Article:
Chapters 16-17 Summary

In Kabul during the spring of 1987, nine-year-old Laila wakes and regrets that she will not see her friend Tariq this morning. Tariq will be gone for two weeks; his parents have taken him south to the city of Ghazni to visit a sick uncle. So Laila begins the morning routine—her mother Fariba storms loudly about the house, while her father Babi waits for the mood to pass. When Mammy finally settles back into bed, Babi calls out to Laila so that the two can ride to school together. Laila loves her father’s quiet ways, and at night, she always finds him reading a book. Babi cannot take care of simple household tasks, but he is well versed in literature and history and can speak at length on the plight of Afghanistan. As Laila climbs onto Babi’s bicycle, she sees an expensive car with Herat license plates parked outside Rasheed’s house. Babi tells his daughter that it is none of their business.

In school, Laila finds it difficult to concentrate because she continues to think about Tariq’s absence and her parents’ fighting. Her teacher Shanzai, whom the students secretly call Khala Rangmaal—Auntie Painter—disrupts Laila’s daydreaming. Shanzai calls Laila Inquilabi Girl—Revolutionary Girl—because she was born on the night of the coup. When asked by her teacher for the names of politically friendly countries, Laila answers correctly, earning her teacher’s favor.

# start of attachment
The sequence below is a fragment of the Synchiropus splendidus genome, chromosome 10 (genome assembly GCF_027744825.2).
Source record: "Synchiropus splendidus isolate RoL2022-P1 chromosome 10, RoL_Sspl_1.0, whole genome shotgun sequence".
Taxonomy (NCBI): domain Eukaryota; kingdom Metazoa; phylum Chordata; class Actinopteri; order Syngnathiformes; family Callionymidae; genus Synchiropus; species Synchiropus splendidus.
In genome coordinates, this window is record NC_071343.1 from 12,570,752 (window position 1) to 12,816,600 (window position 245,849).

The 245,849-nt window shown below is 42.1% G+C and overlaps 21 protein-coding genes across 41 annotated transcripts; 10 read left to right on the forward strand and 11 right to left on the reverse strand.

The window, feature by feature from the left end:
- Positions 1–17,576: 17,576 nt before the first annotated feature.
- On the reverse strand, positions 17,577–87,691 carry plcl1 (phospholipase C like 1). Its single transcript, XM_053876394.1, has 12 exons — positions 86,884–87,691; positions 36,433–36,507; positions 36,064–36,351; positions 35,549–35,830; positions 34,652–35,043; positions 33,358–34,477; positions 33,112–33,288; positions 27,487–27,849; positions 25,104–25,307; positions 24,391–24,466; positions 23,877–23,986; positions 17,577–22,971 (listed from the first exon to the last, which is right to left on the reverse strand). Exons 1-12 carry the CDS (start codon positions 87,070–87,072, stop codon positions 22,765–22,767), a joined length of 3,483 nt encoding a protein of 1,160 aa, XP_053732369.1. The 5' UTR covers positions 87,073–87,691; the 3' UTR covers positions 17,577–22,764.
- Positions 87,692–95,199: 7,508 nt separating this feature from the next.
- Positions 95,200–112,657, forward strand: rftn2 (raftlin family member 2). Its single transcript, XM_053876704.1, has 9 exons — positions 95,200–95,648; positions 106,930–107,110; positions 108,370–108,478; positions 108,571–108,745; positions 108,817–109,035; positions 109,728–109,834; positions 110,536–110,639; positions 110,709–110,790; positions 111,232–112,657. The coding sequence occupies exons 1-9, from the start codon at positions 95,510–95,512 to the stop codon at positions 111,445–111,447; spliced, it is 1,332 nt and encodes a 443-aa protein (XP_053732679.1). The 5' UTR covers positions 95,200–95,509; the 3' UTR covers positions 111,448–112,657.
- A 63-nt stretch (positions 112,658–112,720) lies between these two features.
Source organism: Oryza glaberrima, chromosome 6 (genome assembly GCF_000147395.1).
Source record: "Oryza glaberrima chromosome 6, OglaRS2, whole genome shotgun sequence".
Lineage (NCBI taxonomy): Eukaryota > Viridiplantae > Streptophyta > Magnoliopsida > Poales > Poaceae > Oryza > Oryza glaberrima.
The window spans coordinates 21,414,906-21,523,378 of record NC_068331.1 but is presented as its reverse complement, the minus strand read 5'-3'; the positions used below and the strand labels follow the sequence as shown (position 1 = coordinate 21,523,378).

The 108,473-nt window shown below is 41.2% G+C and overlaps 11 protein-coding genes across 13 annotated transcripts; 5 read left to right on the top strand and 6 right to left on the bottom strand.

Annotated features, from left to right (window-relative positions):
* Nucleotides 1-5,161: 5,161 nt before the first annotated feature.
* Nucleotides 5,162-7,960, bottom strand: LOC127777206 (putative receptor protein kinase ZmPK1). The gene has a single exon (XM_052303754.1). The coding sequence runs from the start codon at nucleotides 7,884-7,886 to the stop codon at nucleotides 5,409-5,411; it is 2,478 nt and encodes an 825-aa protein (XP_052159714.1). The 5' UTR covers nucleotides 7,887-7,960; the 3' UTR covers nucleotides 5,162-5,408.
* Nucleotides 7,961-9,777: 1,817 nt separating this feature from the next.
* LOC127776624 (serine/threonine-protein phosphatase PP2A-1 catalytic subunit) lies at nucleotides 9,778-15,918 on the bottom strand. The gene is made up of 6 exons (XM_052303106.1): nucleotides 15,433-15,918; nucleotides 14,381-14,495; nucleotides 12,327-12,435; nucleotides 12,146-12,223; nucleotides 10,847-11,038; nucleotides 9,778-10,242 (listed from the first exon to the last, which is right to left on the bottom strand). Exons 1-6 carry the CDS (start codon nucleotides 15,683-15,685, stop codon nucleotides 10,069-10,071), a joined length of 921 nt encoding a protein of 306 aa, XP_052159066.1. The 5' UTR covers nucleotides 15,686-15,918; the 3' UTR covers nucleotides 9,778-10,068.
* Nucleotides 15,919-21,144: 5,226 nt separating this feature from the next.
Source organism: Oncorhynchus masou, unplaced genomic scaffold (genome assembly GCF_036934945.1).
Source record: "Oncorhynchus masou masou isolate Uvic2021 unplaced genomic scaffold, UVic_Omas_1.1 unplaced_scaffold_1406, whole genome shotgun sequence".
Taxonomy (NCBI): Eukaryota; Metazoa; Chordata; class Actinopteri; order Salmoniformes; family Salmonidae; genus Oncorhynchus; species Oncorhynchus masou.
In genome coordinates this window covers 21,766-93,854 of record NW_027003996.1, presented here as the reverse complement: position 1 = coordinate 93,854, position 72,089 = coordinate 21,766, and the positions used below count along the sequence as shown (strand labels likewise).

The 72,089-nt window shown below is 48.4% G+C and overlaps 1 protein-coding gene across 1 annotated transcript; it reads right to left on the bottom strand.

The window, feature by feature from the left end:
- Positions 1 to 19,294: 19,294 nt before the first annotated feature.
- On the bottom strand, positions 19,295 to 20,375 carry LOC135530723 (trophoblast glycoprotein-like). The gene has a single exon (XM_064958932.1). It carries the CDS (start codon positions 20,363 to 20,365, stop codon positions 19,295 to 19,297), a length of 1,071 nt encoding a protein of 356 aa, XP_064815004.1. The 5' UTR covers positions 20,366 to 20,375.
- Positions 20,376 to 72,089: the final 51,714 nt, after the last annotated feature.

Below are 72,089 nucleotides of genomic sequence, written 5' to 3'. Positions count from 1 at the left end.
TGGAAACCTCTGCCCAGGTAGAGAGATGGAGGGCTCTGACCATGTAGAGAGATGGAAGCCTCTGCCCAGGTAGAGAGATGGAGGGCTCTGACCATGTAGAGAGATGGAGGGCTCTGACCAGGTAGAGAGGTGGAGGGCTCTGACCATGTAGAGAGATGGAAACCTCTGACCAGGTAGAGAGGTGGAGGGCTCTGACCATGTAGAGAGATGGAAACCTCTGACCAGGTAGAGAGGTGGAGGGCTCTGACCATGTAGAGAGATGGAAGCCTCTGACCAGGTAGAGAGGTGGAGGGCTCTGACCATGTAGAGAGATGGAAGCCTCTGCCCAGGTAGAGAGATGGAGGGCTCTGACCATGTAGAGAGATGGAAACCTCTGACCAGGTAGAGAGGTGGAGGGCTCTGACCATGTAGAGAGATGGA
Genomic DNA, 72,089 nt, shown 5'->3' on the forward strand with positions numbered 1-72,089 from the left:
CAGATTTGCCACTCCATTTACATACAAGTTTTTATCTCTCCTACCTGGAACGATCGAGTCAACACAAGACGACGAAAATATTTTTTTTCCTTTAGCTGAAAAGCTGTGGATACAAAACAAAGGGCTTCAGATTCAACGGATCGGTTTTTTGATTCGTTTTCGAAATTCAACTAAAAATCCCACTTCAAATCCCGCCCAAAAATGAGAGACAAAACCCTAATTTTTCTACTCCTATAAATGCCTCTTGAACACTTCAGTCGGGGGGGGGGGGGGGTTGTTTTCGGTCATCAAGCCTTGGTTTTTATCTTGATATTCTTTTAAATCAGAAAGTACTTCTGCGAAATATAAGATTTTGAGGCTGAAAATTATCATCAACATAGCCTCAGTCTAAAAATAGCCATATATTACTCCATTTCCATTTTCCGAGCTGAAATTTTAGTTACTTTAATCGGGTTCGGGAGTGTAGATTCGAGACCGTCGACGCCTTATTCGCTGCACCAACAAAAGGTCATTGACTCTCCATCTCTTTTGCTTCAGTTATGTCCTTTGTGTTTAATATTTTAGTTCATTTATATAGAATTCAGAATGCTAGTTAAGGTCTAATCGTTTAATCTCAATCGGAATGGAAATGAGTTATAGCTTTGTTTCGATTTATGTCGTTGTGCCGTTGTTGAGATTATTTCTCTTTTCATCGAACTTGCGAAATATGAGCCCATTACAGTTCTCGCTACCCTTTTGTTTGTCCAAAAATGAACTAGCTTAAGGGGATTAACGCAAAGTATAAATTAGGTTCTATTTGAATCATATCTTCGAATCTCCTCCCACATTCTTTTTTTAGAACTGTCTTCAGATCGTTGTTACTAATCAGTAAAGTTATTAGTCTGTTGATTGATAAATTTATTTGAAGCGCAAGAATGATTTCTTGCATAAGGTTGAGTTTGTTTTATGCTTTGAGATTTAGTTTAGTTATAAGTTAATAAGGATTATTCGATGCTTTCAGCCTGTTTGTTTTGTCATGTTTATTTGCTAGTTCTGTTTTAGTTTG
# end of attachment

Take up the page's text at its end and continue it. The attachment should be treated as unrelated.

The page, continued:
Mammy forgets to pick Laila up after school, so she walks home with two friends—Giti and Hasina. The girls talk about taking on suitors, but Laila is not thinking about suitors: Babi has told her many times that her education is most important. Giti and Hasina turn onto their street, and Laila walks the last three blocks alone. Near her house, a voice behind her mocks her yellow hair, and she turns to see Khadim, a neighborhood boy, pointing a water gun in her face. Khadim sprays Laila with urine from the gun and meanwhile a group of boys arrive and jeer. Laila runs home crying. When she gets there, she finds her mother still in bed; the room smells unclean. Around the room are pictures of Laila’s two brothers, Ahmad and Noor, who are now absent and off fighting the war. Mammy apologizes for not coming to get Laila from school and promises to be there the next day. Laila has heard this before. When Laila asks what is ailing her, Mammy touches her chest and says, “You just don’t know.”